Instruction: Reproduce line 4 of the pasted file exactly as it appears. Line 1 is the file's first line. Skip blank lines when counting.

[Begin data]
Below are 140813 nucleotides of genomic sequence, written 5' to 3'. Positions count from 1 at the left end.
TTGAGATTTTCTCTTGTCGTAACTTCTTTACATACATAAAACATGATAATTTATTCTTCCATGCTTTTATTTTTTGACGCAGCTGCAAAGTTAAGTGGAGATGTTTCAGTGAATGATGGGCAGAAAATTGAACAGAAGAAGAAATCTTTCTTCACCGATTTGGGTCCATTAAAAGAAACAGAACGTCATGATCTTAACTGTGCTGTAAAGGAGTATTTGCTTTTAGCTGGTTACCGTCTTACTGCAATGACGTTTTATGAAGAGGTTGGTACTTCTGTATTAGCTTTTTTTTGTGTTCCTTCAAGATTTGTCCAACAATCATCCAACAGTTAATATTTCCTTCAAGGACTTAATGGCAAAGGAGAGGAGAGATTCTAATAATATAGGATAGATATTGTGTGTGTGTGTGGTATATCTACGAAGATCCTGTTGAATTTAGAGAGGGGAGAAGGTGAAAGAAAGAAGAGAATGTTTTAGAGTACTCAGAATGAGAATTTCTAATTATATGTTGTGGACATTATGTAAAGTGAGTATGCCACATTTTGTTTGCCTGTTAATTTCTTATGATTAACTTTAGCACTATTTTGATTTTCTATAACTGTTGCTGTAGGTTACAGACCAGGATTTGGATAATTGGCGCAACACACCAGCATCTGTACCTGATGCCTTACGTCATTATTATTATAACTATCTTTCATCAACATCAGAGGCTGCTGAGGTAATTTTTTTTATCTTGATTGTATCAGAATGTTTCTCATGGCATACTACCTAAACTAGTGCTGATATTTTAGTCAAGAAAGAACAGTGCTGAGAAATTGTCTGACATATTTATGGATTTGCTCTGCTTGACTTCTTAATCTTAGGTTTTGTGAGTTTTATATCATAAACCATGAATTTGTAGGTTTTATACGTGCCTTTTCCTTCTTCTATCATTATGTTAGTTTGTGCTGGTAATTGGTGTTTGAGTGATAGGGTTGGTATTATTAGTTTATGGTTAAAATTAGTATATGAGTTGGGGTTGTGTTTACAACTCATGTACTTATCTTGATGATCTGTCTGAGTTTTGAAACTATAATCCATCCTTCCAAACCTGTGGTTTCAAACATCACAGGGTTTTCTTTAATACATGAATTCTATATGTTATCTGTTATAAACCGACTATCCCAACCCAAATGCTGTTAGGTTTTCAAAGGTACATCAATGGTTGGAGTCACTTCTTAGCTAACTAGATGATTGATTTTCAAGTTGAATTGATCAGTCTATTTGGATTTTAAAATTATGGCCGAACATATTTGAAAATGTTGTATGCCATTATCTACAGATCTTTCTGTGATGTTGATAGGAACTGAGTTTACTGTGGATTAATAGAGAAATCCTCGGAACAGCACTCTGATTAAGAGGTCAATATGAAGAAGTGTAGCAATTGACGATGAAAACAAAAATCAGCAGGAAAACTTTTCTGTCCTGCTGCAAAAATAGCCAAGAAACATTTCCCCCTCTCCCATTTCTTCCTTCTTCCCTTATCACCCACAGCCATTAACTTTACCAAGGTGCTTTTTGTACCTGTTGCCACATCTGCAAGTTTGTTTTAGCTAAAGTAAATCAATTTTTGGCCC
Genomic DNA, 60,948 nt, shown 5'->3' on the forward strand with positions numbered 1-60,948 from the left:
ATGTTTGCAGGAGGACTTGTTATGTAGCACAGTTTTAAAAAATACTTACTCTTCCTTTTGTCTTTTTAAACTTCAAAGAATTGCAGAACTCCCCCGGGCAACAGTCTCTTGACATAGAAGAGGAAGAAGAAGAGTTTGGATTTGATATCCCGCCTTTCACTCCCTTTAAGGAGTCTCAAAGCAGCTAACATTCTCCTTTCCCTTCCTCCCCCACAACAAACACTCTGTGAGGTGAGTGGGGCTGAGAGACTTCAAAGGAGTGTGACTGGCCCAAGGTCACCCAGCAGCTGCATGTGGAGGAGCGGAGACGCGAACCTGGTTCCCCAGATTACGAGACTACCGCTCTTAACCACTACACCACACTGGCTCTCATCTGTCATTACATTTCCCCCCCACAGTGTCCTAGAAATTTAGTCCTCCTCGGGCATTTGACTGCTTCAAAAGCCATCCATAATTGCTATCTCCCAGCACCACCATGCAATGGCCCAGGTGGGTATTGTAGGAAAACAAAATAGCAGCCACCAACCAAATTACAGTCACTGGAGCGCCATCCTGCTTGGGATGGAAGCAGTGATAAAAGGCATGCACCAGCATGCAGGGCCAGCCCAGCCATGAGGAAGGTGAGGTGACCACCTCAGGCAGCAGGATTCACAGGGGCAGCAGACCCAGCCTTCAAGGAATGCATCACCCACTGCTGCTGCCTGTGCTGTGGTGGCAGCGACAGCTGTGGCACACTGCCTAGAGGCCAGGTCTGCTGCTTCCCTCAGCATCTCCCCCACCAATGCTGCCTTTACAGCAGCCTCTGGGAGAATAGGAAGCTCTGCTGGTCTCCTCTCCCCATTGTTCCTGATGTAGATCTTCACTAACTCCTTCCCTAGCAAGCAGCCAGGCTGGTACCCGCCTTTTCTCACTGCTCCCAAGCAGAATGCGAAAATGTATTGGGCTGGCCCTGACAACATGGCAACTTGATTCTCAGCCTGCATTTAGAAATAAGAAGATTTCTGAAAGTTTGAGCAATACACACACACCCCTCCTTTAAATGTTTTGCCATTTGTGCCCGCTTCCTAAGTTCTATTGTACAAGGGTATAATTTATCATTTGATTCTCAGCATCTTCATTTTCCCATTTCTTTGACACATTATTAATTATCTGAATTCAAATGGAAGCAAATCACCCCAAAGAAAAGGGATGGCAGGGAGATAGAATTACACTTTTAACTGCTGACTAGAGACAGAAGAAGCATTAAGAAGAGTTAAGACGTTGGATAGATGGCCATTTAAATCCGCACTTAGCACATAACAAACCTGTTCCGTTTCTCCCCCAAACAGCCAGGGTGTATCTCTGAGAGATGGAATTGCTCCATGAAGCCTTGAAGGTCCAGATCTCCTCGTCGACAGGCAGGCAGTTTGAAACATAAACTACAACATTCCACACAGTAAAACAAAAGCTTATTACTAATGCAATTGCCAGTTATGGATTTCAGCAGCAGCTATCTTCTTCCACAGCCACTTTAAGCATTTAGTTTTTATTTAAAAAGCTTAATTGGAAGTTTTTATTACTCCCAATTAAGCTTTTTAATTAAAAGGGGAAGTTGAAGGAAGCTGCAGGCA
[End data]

ATGTTTGCAGGAGGACTTGTTATGTAGCACAGTTTTAAAAAATACTTACTCTTCCTTTTGTCTTTTTAAACTTCAAAGAATTGCAGAACTCCCCCGGGCAACAGTCTCTTGACATAGAAGAGGAAGAAGAAGAGTTTGGATTTGATATCCCGCCTTTCACTCCCTTTAAGGAGTCTCAAAGCAGCTAACATTCTCCTTTCCCTTCCTCCCCCACAACAAACACTCTGTGAGGTGAGTGGGGCTGAGAGACTTCAAAGGAGTGTGACTGGCCCAAGGTCACCCAGCAGCTGCATGTGGAGGAGCGGAGACGCGAACCTGGTTCCCCAGATTACGAGACTACCGCTCTTAACCACTACACCACACTGGCTCTCATCTGTCATTACATTTCCCCCCCACAGTGTCCTAGAAATTTAGTCCTCCTCGGGCATTTGACTGCTTCAAAAGCCATCCATAATTGCTATCTCCCAGCACCACCATGCAATGGCCCAGGTGGGTATTGTAGGAAAACAAAATAGCAGCCACCAACCAAATTACAGTCACTGGAGCGCCATCCTGCTTGGGATGGAAGCAGTGATAAAAGGCATGCACCAGCATGCAGGGCCAGCCCAGCCATGAGGAAGGTGAGGTGACCACCTCAGGCAGCAGGATTCACAGGGGCAGCAGACCCAGCCTTCAAGGAATGCATCACCCACTGCTGCTGCCTGTGCTGTGGTGGCAGCGACAGCTGTGGCACACTGCCTAGAGGCCAGGTCTGCTGCTTCCCTCAGCATCTCCCCCACCAATGCTGCCTTTACAGCAGCCTCTGGGAGAATAGGAAGCTCTGCTGGTCTCCTCTCCCCATTGTTCCTGATGTAGATCTTCACTAACTCCTTCCCTAGCAAGCAGCCAGGCTGGTACCCGCCTTTTCTCACTGCTCCCAAGCAGAATGCGAAAATGTATTGGGCTGGCCCTGACAACATGGCAACTTGATTCTCAGCCTGCATTTAGAAATAAGAAGATTTCTGAAAGTTTGAGCAATACACACACACCCCTCCTTTAAATGTTTTGCCATTTGTGCCCGCTTCCTAAGTTCTATTGTACAAGGGTATAATTTATCATTTGATTCTCAGCATCTTCATTTTCCCATTTCTTTGACACATTATTAATTATCTGAATTCAAATGGAAGCAAATCACCCCAAAGAAAAGGGATGGCAGGGAGATAGAATTACACTTTTAACTGCTGACTAGAGACAGAAGAAGCATTAAGAAGAGTTAAGACGTTGGATAGATGGCCATTTAAATCCGCACTTAGCACATAACAAACCTGTTCCGTTTCTCCCCCAAACAGCCAGGGTGTATCTCTGAGAGATGGAATTGCTCCATGAAGCCTTGAAGGTCCAGATCTCCTCGTCGACAGGCAGGCAGTTTGAAACATAAACTACAACATTCCACACAGTAAAACAAAAGCTTATTACTAATGCAATTGCCAGTTATGGATTTCAGCAGCAGCTATCTTCTTCCACAGCCACTTTAAGCATTTAGTTTTTATTTAAAAAGCTTAATTGGAAGTTTTTATTACTCCCAATTAAGCTTTTTAATTAAAAGGGGAAGTTGAAGGAAGCTGCAGGCA